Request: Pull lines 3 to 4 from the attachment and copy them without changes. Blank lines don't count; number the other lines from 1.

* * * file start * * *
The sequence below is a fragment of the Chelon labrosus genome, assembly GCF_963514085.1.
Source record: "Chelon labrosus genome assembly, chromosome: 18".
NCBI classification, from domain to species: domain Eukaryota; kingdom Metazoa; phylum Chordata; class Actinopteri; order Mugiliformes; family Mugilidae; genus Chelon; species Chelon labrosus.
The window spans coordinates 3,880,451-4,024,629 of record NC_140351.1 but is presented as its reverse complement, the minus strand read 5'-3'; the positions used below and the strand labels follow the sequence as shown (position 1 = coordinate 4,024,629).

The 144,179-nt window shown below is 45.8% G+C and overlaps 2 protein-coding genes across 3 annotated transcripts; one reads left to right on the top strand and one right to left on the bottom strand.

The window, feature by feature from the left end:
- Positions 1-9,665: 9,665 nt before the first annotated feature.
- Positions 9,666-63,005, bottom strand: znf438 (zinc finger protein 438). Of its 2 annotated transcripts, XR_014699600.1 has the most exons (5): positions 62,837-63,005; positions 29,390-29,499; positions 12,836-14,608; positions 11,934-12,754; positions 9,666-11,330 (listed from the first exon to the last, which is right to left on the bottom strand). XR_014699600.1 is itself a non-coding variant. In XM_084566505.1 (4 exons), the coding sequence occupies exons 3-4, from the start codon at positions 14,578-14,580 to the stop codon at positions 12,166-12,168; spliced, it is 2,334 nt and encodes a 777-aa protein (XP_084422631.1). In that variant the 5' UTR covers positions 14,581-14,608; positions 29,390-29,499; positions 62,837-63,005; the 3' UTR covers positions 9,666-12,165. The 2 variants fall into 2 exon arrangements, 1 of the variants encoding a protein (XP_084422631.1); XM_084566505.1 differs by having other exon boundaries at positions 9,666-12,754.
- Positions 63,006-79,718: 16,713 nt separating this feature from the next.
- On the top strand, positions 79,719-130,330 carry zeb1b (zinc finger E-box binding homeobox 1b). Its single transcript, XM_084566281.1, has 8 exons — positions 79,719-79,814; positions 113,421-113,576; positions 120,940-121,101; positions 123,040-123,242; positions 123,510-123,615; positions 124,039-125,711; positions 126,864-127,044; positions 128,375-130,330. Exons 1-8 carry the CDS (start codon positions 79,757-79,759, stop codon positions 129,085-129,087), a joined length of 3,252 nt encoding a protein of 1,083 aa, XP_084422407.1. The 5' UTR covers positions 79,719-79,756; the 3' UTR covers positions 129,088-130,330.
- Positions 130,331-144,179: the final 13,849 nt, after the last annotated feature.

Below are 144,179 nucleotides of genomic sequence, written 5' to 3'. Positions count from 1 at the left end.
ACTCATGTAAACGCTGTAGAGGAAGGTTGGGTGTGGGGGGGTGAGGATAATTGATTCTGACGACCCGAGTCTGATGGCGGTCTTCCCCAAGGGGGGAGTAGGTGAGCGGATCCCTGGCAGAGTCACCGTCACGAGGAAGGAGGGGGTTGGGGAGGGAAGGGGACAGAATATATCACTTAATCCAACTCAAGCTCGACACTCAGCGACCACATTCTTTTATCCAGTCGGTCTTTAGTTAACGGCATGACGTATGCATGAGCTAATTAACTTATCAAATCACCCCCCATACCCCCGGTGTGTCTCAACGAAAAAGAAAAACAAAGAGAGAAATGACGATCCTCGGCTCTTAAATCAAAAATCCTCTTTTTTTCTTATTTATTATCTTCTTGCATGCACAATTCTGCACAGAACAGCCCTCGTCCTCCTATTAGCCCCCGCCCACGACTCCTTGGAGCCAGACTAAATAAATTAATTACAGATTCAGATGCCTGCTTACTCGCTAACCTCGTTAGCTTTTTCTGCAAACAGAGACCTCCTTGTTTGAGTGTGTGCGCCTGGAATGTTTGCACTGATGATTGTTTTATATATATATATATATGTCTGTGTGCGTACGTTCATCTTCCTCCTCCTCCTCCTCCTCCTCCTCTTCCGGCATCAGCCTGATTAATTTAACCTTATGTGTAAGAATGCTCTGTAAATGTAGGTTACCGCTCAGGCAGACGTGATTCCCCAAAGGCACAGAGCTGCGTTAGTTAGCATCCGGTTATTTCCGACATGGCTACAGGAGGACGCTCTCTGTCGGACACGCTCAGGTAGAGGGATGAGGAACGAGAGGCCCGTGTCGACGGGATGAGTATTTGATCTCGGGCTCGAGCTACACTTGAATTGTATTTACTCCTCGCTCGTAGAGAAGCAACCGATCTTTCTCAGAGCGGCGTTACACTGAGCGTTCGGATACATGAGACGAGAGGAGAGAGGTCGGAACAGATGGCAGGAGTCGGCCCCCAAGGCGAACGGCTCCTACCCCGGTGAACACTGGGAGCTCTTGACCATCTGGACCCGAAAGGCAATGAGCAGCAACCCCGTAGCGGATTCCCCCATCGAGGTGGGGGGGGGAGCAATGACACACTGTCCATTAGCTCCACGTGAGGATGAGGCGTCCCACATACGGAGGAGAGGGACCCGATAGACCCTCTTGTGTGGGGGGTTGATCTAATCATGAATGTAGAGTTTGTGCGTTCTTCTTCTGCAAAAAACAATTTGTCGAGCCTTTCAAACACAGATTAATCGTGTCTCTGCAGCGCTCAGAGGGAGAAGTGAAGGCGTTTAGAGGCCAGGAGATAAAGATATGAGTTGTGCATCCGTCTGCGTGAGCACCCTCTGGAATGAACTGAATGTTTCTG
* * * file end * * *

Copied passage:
NCBI classification, from domain to species: domain Eukaryota; kingdom Metazoa; phylum Chordata; class Actinopteri; order Mugiliformes; family Mugilidae; genus Chelon; species Chelon labrosus.
The window spans coordinates 3,880,451-4,024,629 of record NC_140351.1 but is presented as its reverse complement, the minus strand read 5'-3'; the positions used below and the strand labels follow the sequence as shown (position 1 = coordinate 4,024,629).